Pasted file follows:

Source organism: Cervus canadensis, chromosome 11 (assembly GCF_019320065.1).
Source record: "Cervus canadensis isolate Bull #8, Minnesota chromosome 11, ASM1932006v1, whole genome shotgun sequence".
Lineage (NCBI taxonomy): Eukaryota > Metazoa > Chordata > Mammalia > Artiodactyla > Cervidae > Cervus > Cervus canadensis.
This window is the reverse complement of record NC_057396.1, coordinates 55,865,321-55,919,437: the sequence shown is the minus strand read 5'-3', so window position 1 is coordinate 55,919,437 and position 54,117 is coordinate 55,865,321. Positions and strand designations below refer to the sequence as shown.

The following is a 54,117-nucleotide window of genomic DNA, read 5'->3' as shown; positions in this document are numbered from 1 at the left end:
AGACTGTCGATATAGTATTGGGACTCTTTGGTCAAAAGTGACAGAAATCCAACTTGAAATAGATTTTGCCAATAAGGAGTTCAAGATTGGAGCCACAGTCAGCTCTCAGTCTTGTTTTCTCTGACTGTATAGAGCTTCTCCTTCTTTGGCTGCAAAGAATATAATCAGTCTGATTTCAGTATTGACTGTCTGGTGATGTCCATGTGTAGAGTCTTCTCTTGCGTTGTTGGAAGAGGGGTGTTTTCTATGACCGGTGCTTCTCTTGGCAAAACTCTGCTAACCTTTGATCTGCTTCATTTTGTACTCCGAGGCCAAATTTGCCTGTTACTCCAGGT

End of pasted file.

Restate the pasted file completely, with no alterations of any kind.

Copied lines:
Source organism: Cervus canadensis, chromosome 11 (assembly GCF_019320065.1).
Source record: "Cervus canadensis isolate Bull #8, Minnesota chromosome 11, ASM1932006v1, whole genome shotgun sequence".
Lineage (NCBI taxonomy): Eukaryota > Metazoa > Chordata > Mammalia > Artiodactyla > Cervidae > Cervus > Cervus canadensis.
This window is the reverse complement of record NC_057396.1, coordinates 55,865,321-55,919,437: the sequence shown is the minus strand read 5'-3', so window position 1 is coordinate 55,919,437 and position 54,117 is coordinate 55,865,321. Positions and strand designations below refer to the sequence as shown.

The following is a 54,117-nucleotide window of genomic DNA, read 5'->3' as shown; positions in this document are numbered from 1 at the left end:
AGACTGTCGATATAGTATTGGGACTCTTTGGTCAAAAGTGACAGAAATCCAACTTGAAATAGATTTTGCCAATAAGGAGTTCAAGATTGGAGCCACAGTCAGCTCTCAGTCTTGTTTTCTCTGACTGTATAGAGCTTCTCCTTCTTTGGCTGCAAAGAATATAATCAGTCTGATTTCAGTATTGACTGTCTGGTGATGTCCATGTGTAGAGTCTTCTCTTGCGTTGTTGGAAGAGGGGTGTTTTCTATGACCGGTGCTTCTCTTGGCAAAACTCTGCTAACCTTTGATCTGCTTCATTTTGTACTCCGAGGCCAAATTTGCCTGTTACTCCAGGT